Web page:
February 07, 2008

Mushrooms from dead wood

Above is a picture of some oyster mushrooms growing in my garden. I inoculated the log last summer and then a week ago they started popping out.

The garden is only about 2.5m x 4m, but it has two tall trees - 3m and 5m - and plenty of variety. I worked on it a lot at first and then let it go. The idea is for it be a self-sustaining experiment in permaculture and emergent behavior. Only dead plant material is used for nourishment, I just add water and introduce new species, then let them work it out together. With regard to size and apparent vigor, the yam plants are kings of the patch, but there are various smaller things, a lot smaller, who thrive in the undergrowth, some of which are the fungi I've introduced through spore prints and inoculated wood.

I should make it clear that I don't really know what I'm doing, but I pay attention and let the plants teach me things. The names are not that important, I just need to see what they do, which are fragile and which are unstoppable.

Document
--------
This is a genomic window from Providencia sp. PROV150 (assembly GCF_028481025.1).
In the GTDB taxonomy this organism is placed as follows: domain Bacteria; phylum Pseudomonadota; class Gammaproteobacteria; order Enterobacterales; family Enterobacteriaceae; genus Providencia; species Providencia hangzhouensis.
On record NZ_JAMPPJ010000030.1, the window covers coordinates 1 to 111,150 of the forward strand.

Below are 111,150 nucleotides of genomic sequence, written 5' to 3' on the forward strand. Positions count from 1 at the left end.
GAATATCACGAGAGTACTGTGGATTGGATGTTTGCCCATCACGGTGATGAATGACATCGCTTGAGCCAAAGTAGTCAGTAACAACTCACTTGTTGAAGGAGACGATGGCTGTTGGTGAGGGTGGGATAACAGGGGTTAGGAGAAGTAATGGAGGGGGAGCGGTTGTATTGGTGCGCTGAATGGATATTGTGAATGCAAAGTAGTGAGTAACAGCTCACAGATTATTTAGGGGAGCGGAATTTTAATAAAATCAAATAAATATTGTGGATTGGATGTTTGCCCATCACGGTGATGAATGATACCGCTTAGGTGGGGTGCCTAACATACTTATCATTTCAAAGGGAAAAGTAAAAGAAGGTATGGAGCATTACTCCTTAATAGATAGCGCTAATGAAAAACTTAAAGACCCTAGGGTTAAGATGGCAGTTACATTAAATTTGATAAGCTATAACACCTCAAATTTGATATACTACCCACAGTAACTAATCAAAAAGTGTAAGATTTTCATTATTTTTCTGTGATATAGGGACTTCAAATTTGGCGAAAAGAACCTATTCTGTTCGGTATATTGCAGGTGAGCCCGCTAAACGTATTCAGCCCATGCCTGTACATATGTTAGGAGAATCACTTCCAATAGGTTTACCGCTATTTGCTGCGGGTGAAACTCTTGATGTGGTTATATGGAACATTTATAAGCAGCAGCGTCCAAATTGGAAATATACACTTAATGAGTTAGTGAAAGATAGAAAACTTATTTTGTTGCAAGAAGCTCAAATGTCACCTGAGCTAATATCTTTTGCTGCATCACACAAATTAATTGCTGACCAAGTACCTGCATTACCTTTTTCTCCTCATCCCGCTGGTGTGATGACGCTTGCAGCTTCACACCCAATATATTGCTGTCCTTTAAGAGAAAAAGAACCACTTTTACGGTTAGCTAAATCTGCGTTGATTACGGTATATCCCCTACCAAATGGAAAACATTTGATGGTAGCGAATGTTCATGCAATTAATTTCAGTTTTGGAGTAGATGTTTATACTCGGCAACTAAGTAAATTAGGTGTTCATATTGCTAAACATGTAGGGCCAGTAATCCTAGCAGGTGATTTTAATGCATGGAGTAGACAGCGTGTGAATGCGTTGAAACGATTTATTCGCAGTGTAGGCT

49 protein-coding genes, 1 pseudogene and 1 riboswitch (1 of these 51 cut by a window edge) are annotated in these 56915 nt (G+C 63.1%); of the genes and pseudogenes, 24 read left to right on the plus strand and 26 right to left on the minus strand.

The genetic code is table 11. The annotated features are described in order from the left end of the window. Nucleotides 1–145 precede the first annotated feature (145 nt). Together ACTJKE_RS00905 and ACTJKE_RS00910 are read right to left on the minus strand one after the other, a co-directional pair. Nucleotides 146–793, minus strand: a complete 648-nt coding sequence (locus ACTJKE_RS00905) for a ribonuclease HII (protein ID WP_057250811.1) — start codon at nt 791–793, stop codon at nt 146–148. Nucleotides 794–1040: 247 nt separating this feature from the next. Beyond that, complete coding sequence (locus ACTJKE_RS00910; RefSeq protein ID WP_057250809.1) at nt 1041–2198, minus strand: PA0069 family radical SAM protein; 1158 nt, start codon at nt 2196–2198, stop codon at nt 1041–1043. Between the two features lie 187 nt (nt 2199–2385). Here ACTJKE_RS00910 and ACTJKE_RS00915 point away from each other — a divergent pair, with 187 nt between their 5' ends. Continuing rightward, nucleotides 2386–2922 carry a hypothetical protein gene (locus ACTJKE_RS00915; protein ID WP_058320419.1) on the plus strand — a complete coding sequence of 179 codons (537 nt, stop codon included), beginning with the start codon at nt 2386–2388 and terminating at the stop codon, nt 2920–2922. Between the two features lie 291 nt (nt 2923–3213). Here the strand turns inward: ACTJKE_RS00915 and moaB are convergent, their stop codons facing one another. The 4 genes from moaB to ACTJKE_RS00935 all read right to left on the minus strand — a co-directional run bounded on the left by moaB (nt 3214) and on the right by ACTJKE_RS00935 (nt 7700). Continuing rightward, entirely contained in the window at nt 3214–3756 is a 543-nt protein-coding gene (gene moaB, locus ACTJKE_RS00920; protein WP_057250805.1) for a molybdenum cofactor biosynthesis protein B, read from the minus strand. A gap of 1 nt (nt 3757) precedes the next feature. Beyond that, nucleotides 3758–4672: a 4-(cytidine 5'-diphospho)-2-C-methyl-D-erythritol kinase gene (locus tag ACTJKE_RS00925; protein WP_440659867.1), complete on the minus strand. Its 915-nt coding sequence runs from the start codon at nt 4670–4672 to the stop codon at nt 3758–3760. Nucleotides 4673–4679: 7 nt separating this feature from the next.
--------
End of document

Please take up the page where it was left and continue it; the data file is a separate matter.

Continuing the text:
Plants [and fungi, which are different] are highly evolved technology. All the energy we use is at base solar power, and it's plants that are on the front line of using solar energy to convert dirt and water into edible, flammable or wearable material. I'm not up to comprehending animals yet. I still look at our cat and can't quite figure out how it can be so self-contained, to move about with only a piece of fish and handful of biscuits a day as the energy source. Plants seem a lot more tractable, the processes essentially graspable and hence the sense of awe fully owned rather than just default.

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